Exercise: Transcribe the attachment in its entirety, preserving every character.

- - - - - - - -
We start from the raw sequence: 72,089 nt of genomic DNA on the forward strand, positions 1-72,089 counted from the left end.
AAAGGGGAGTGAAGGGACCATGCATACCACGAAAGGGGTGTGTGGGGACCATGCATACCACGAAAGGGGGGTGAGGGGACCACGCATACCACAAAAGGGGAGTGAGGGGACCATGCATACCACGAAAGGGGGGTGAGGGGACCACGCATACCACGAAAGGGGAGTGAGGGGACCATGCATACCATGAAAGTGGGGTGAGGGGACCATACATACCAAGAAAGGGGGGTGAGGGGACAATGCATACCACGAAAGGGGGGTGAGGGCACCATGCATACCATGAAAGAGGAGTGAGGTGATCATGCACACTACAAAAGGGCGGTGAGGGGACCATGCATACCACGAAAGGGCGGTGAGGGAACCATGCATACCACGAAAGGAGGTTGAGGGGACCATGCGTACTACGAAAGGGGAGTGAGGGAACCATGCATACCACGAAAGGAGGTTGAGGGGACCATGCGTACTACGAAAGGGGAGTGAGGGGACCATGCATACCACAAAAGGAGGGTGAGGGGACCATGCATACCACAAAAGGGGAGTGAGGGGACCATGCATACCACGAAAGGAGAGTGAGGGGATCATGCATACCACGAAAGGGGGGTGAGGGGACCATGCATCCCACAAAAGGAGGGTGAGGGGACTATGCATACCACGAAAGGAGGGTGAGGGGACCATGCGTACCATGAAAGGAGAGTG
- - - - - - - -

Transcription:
We start from the raw sequence: 72,089 nt of genomic DNA on the forward strand, positions 1-72,089 counted from the left end.
AAAGGGGAGTGAAGGGACCATGCATACCACGAAAGGGGTGTGTGGGGACCATGCATACCACGAAAGGGGGGTGAGGGGACCACGCATACCACAAAAGGGGAGTGAGGGGACCATGCATACCACGAAAGGGGGGTGAGGGGACCACGCATACCACGAAAGGGGAGTGAGGGGACCATGCATACCATGAAAGTGGGGTGAGGGGACCATACATACCAAGAAAGGGGGGTGAGGGGACAATGCATACCACGAAAGGGGGGTGAGGGCACCATGCATACCATGAAAGAGGAGTGAGGTGATCATGCACACTACAAAAGGGCGGTGAGGGGACCATGCATACCACGAAAGGGCGGTGAGGGAACCATGCATACCACGAAAGGAGGTTGAGGGGACCATGCGTACTACGAAAGGGGAGTGAGGGAACCATGCATACCACGAAAGGAGGTTGAGGGGACCATGCGTACTACGAAAGGGGAGTGAGGGGACCATGCATACCACAAAAGGAGGGTGAGGGGACCATGCATACCACAAAAGGGGAGTGAGGGGACCATGCATACCACGAAAGGAGAGTGAGGGGATCATGCATACCACGAAAGGGGGGTGAGGGGACCATGCATCCCACAAAAGGAGGGTGAGGGGACTATGCATACCACGAAAGGAGGGTGAGGGGACCATGCGTACCATGAAAGGAGAGTG